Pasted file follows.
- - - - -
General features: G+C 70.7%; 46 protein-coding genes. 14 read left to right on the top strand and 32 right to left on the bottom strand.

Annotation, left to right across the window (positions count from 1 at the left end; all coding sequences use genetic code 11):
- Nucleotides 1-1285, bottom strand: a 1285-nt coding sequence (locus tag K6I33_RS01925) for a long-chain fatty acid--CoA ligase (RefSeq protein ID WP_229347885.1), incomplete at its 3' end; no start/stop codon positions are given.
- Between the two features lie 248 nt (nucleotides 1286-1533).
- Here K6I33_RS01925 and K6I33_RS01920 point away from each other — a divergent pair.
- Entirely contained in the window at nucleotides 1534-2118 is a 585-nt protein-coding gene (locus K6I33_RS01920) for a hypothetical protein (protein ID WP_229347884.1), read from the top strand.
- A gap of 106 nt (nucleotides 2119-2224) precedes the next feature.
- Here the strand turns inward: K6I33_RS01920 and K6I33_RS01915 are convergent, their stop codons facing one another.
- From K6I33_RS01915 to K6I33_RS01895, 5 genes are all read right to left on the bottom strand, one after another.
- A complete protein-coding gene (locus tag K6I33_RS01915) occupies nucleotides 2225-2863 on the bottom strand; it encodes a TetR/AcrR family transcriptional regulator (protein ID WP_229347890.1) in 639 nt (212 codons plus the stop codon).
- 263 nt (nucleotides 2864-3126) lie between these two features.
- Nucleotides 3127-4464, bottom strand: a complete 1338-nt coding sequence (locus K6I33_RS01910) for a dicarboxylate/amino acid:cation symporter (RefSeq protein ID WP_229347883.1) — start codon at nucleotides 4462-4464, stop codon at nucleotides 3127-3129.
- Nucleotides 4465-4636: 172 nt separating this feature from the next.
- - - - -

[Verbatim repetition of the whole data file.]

General features: G+C 70.7%; 46 protein-coding genes. 14 read left to right on the top strand and 32 right to left on the bottom strand.

Annotation, left to right across the window (positions count from 1 at the left end; all coding sequences use genetic code 11):
- Nucleotides 1-1285, bottom strand: a 1285-nt coding sequence (locus tag K6I33_RS01925) for a long-chain fatty acid--CoA ligase (RefSeq protein ID WP_229347885.1), incomplete at its 3' end; no start/stop codon positions are given.
- Between the two features lie 248 nt (nucleotides 1286-1533).
- Here K6I33_RS01925 and K6I33_RS01920 point away from each other — a divergent pair.
- Entirely contained in the window at nucleotides 1534-2118 is a 585-nt protein-coding gene (locus K6I33_RS01920) for a hypothetical protein (protein ID WP_229347884.1), read from the top strand.
- A gap of 106 nt (nucleotides 2119-2224) precedes the next feature.
- Here the strand turns inward: K6I33_RS01920 and K6I33_RS01915 are convergent, their stop codons facing one another.
- From K6I33_RS01915 to K6I33_RS01895, 5 genes are all read right to left on the bottom strand, one after another.
- A complete protein-coding gene (locus tag K6I33_RS01915) occupies nucleotides 2225-2863 on the bottom strand; it encodes a TetR/AcrR family transcriptional regulator (protein ID WP_229347890.1) in 639 nt (212 codons plus the stop codon).
- 263 nt (nucleotides 2864-3126) lie between these two features.
- Nucleotides 3127-4464, bottom strand: a complete 1338-nt coding sequence (locus K6I33_RS01910) for a dicarboxylate/amino acid:cation symporter (RefSeq protein ID WP_229347883.1) — start codon at nucleotides 4462-4464, stop codon at nucleotides 3127-3129.
- Nucleotides 4465-4636: 172 nt separating this feature from the next.